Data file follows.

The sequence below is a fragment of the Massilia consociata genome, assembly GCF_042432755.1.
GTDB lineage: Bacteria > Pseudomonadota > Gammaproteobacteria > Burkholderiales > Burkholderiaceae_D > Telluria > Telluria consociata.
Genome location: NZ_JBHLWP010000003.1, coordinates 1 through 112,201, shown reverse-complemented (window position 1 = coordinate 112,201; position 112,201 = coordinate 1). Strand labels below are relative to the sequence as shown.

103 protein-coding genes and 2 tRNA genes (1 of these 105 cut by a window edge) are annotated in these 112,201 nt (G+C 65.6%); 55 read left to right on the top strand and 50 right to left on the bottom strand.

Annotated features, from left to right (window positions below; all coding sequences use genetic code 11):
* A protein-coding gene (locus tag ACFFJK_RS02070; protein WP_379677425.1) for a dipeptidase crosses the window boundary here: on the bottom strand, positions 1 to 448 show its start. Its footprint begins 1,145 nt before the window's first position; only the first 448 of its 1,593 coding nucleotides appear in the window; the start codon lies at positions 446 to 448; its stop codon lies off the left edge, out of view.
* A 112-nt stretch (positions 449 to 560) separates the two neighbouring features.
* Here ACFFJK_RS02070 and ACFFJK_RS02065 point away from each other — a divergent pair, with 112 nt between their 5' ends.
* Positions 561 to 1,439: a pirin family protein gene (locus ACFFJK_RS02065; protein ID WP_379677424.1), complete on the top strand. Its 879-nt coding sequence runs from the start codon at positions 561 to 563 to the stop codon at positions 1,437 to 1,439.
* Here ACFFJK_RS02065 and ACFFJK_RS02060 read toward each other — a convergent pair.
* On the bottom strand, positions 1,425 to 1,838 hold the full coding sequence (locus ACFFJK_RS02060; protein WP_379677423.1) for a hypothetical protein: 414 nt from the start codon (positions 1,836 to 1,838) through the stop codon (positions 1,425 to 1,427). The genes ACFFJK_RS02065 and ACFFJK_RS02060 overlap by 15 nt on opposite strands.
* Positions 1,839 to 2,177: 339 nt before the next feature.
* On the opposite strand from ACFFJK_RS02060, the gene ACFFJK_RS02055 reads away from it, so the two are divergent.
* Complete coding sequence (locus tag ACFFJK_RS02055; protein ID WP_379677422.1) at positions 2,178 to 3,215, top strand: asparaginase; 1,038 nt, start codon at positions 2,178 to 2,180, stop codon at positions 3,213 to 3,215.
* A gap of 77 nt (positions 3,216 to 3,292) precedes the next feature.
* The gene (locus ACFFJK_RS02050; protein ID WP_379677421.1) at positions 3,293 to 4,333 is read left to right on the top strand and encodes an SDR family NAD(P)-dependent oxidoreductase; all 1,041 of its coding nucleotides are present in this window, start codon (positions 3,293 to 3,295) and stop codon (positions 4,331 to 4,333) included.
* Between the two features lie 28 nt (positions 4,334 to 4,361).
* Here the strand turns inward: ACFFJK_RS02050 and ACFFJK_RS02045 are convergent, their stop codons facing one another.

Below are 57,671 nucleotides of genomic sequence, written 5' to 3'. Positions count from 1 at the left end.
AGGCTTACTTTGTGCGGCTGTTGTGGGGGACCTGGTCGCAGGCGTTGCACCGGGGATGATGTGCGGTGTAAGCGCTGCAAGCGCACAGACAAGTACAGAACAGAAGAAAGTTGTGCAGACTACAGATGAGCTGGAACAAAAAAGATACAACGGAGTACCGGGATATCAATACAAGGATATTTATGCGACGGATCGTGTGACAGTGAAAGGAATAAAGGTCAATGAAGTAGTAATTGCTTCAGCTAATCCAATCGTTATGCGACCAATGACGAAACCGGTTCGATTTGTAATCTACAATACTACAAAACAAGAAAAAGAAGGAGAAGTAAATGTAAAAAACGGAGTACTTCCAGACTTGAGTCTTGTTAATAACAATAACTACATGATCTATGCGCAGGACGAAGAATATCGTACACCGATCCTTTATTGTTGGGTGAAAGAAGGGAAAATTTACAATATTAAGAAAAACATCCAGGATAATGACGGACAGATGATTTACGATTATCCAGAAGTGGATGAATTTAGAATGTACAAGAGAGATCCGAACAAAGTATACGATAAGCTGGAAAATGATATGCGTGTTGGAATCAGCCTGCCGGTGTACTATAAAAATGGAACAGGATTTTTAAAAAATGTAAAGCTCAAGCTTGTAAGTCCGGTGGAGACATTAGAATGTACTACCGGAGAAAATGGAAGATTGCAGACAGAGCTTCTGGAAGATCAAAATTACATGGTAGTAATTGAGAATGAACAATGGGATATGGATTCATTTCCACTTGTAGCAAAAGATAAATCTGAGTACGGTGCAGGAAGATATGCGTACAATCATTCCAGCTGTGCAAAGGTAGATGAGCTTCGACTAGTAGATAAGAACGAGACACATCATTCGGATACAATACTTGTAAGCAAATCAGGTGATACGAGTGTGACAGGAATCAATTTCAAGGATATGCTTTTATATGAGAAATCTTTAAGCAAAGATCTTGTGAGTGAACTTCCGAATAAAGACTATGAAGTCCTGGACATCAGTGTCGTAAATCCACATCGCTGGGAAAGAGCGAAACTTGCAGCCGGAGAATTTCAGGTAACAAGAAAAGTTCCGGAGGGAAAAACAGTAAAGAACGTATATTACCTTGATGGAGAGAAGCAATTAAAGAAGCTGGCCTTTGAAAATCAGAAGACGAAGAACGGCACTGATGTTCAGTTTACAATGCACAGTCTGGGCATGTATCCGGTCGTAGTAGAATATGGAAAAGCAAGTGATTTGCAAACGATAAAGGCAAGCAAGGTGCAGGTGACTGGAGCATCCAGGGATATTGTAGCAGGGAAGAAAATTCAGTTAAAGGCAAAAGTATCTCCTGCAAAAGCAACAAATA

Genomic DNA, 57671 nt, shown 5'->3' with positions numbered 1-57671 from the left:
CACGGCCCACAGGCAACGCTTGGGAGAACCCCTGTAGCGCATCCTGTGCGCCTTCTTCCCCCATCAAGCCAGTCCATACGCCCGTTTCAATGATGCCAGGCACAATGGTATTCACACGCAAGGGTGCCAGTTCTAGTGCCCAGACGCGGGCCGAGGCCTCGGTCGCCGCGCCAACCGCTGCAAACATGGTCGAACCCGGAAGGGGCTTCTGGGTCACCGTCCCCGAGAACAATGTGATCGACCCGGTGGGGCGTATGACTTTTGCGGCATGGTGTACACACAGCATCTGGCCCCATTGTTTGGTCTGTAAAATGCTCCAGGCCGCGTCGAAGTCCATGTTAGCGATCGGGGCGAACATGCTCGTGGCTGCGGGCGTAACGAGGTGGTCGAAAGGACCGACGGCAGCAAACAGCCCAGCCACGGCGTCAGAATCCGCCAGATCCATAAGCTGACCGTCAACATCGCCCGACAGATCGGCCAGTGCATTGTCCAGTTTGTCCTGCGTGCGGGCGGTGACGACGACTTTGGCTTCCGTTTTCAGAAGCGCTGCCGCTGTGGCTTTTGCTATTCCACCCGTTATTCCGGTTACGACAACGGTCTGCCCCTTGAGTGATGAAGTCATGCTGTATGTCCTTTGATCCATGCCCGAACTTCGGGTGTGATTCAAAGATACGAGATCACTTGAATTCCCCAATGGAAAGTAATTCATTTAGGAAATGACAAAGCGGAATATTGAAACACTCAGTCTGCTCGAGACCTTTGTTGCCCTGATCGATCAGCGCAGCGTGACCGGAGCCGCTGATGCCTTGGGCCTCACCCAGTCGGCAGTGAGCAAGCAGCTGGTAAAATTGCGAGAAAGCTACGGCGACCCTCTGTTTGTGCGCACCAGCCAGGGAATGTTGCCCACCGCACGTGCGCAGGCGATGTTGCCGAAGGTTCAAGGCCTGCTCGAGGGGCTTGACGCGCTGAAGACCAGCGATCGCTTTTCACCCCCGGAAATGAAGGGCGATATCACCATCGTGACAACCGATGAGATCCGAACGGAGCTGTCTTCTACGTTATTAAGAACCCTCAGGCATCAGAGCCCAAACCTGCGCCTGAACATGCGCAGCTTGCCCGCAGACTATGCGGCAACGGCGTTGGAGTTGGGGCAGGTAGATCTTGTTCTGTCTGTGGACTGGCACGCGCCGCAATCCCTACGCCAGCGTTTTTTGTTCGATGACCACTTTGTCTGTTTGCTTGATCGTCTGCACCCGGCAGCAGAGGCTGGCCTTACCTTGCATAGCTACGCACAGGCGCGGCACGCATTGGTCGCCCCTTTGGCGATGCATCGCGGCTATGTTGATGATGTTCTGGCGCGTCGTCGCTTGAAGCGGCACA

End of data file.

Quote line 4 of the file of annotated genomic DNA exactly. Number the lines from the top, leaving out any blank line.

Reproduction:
103 protein-coding genes and 2 tRNA genes (1 of these 105 cut by a window edge) are annotated in these 112,201 nt (G+C 65.6%); 55 read left to right on the top strand and 50 right to left on the bottom strand.